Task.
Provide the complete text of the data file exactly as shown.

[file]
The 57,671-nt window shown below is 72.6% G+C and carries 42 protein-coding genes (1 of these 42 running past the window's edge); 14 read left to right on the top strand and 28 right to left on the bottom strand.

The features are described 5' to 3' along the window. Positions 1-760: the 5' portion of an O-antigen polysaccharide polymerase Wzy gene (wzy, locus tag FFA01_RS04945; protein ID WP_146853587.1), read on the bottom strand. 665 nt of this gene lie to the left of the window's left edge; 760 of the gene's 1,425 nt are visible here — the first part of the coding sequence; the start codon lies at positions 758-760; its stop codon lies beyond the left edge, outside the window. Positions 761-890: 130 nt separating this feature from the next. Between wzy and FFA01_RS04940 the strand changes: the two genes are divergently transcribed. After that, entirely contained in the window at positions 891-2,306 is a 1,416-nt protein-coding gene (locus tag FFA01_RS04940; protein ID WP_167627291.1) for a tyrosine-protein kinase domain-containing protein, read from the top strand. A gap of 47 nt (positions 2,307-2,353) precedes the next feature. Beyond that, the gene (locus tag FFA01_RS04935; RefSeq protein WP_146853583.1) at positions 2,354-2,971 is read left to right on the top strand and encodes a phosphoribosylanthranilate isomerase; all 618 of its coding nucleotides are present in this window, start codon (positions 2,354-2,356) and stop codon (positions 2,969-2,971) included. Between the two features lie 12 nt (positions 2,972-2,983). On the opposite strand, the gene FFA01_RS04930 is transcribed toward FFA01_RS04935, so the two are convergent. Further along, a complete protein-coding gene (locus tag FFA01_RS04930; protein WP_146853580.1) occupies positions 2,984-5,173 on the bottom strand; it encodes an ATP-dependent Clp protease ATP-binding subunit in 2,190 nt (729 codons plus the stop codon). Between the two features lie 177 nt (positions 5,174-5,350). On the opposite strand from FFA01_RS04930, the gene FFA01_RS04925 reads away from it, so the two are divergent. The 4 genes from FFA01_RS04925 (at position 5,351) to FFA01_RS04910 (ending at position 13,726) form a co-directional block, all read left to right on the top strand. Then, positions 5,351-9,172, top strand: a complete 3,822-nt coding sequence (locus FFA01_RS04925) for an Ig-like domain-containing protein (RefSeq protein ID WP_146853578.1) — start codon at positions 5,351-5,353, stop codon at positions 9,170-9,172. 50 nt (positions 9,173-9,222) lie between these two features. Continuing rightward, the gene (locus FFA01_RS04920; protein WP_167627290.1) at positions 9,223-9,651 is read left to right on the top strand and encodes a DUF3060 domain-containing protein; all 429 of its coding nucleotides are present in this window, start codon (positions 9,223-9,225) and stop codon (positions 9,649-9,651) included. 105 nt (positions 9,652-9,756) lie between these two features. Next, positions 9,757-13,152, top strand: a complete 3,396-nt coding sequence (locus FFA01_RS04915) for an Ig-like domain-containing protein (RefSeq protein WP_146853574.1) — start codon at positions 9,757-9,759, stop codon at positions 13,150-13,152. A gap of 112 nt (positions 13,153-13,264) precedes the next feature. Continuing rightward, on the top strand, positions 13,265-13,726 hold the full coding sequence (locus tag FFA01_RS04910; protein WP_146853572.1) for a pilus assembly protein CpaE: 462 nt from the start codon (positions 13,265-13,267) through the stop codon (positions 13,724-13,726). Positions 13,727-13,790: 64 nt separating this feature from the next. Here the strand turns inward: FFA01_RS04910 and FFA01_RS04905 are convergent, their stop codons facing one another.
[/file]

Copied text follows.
The 57,671-nt window shown below is 72.6% G+C and carries 42 protein-coding genes (1 of these 42 running past the window's edge); 14 read left to right on the top strand and 28 right to left on the bottom strand.

The features are described 5' to 3' along the window. Positions 1-760: the 5' portion of an O-antigen polysaccharide polymerase Wzy gene (wzy, locus tag FFA01_RS04945; protein ID WP_146853587.1), read on the bottom strand. 665 nt of this gene lie to the left of the window's left edge; 760 of the gene's 1,425 nt are visible here — the first part of the coding sequence; the start codon lies at positions 758-760; its stop codon lies beyond the left edge, outside the window. Positions 761-890: 130 nt separating this feature from the next. Between wzy and FFA01_RS04940 the strand changes: the two genes are divergently transcribed. After that, entirely contained in the window at positions 891-2,306 is a 1,416-nt protein-coding gene (locus tag FFA01_RS04940; protein ID WP_167627291.1) for a tyrosine-protein kinase domain-containing protein, read from the top strand. A gap of 47 nt (positions 2,307-2,353) precedes the next feature. Beyond that, the gene (locus tag FFA01_RS04935; RefSeq protein WP_146853583.1) at positions 2,354-2,971 is read left to right on the top strand and encodes a phosphoribosylanthranilate isomerase; all 618 of its coding nucleotides are present in this window, start codon (positions 2,354-2,356) and stop codon (positions 2,969-2,971) included. Between the two features lie 12 nt (positions 2,972-2,983). On the opposite strand, the gene FFA01_RS04930 is transcribed toward FFA01_RS04935, so the two are convergent. Further along, a complete protein-coding gene (locus tag FFA01_RS04930; protein WP_146853580.1) occupies positions 2,984-5,173 on the bottom strand; it encodes an ATP-dependent Clp protease ATP-binding subunit in 2,190 nt (729 codons plus the stop codon). Between the two features lie 177 nt (positions 5,174-5,350). On the opposite strand from FFA01_RS04930, the gene FFA01_RS04925 reads away from it, so the two are divergent. The 4 genes from FFA01_RS04925 (at position 5,351) to FFA01_RS04910 (ending at position 13,726) form a co-directional block, all read left to right on the top strand. Then, positions 5,351-9,172, top strand: a complete 3,822-nt coding sequence (locus FFA01_RS04925) for an Ig-like domain-containing protein (RefSeq protein ID WP_146853578.1) — start codon at positions 5,351-5,353, stop codon at positions 9,170-9,172. 50 nt (positions 9,173-9,222) lie between these two features. Continuing rightward, the gene (locus FFA01_RS04920; protein WP_167627290.1) at positions 9,223-9,651 is read left to right on the top strand and encodes a DUF3060 domain-containing protein; all 429 of its coding nucleotides are present in this window, start codon (positions 9,223-9,225) and stop codon (positions 9,649-9,651) included. 105 nt (positions 9,652-9,756) lie between these two features. Next, positions 9,757-13,152, top strand: a complete 3,396-nt coding sequence (locus FFA01_RS04915) for an Ig-like domain-containing protein (RefSeq protein WP_146853574.1) — start codon at positions 9,757-9,759, stop codon at positions 13,150-13,152. A gap of 112 nt (positions 13,153-13,264) precedes the next feature. Continuing rightward, on the top strand, positions 13,265-13,726 hold the full coding sequence (locus tag FFA01_RS04910; protein WP_146853572.1) for a pilus assembly protein CpaE: 462 nt from the start codon (positions 13,265-13,267) through the stop codon (positions 13,724-13,726). Positions 13,727-13,790: 64 nt separating this feature from the next. Here the strand turns inward: FFA01_RS04910 and FFA01_RS04905 are convergent, their stop codons facing one another.